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The signal types and equipment necessary to pickup the wireless network protocol G (or for that matter A, B, or N) are very different from the signals and equipment that are used to receive tv signals using outdoor antennas. TV signals are very basically instructions telling your TV what to "paint" onto the TV's screen. Wireless Internet protocols use a more complex system to send data, be it text, pictures, programs, or a mixture of all of those types of info. There are signal boosters for Wireless Internet protocols, but they are very different from a coax antenna. Most cities and towns now have free "Hot Spots" that allow people with wireless cards to access the Internet for free. Do a search on Google for Free Hot Spots for your area and see if there are any available.
The success of a wireless network depends on the signal strength. A strong signal is required so all networking devices can communicate with each other. A weak signal causes low bandwidth preventing communication between hosts and causing network disruption.
<li>Pay attention to router placement. It should be away from walls, floor, and glass and metal objects, all of which disturb wireless signals. If possible, place the router in a central location.</li>
<li>Change your router's standard antenna to use a high-gain antenna that sends signals in one direction. This way signals can be focused in the required direction. Standard antennae send signals in all the directions, which may not be desirable especially if the router needs to be placed next to a wall.</li>
<li>Use a wireless repeater, the device that enhances range of a wireless network.</li>
<li>Change the channel on which the router is functioning. Similar to radio stations, routers function on different channels one of which may give better performance than the other.</li>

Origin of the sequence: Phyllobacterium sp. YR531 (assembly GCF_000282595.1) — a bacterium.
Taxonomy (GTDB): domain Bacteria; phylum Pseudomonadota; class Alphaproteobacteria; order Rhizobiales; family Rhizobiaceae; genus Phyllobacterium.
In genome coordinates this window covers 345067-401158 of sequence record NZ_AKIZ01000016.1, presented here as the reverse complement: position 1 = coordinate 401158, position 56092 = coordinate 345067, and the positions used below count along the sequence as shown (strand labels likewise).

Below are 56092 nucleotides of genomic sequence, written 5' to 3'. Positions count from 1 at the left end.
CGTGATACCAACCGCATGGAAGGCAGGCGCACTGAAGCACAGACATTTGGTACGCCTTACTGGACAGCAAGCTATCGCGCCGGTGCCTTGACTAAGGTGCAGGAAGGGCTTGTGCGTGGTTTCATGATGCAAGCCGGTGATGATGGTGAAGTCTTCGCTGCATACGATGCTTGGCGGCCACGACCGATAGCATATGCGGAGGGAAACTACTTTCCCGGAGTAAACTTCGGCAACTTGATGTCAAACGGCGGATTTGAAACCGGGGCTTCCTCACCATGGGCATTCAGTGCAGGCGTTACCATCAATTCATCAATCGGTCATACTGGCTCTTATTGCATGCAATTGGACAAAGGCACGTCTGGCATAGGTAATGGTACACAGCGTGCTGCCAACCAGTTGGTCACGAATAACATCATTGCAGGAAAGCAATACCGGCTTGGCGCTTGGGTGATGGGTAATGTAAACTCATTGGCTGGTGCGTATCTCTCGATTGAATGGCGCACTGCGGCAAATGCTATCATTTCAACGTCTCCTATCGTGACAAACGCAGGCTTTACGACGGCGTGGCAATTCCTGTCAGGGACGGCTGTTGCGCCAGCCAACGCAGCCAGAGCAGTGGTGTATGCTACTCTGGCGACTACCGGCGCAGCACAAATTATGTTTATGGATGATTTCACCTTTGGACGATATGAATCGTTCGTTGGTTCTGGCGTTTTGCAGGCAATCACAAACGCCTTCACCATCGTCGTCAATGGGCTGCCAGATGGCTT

<li>Ensure the network card installed in the hosts is capable of receiving and sending signals to the router. In this respect, using equipment from one manufacturer is better.</li>
<li>Check the vendor's site regularly for latest updates, performance enhancing tips and fixes.</li></ol>
if you need more information regarding improvement of wireless network, visit<a href="http://www.microsoft.com/athome/setup/wirelesstips.aspx"> THIS</a> site.
This is a simple trick to increase the range of your wireless home network. You will need a USB network card, a salad bowl and aluminum foil or a metal bowl, 2 rulers or other plastic or wooden rods, some tape, and a USB extension cord. 1. If using a metal bowl, you're already set. If using a plastic or glass bowl, wrap the inside with the aluminum foil. 2. Tape the rulers or other form of extension rods you are using to opposing sides of the rim of the bowl so that when looking down on it they will touch above the center of the the bowl. 3. Tape the wireless USB card between the rulers and position it so the USB plug is facing away from the bowl. 4. Plug the USB extension cable into the card and plug the other end into your computer. 5. Position your crude USB antenna in the direction of the wireless rounter for best signal. 6. With the antenna facing the wireless router or access point, you can reposition the USB card at the end of the rulers moving it closer or farther away while watching the signal strength of the network on your PC until the maximum signal is achieved. When you achieve maximum signal secure the wireless USB card in that position.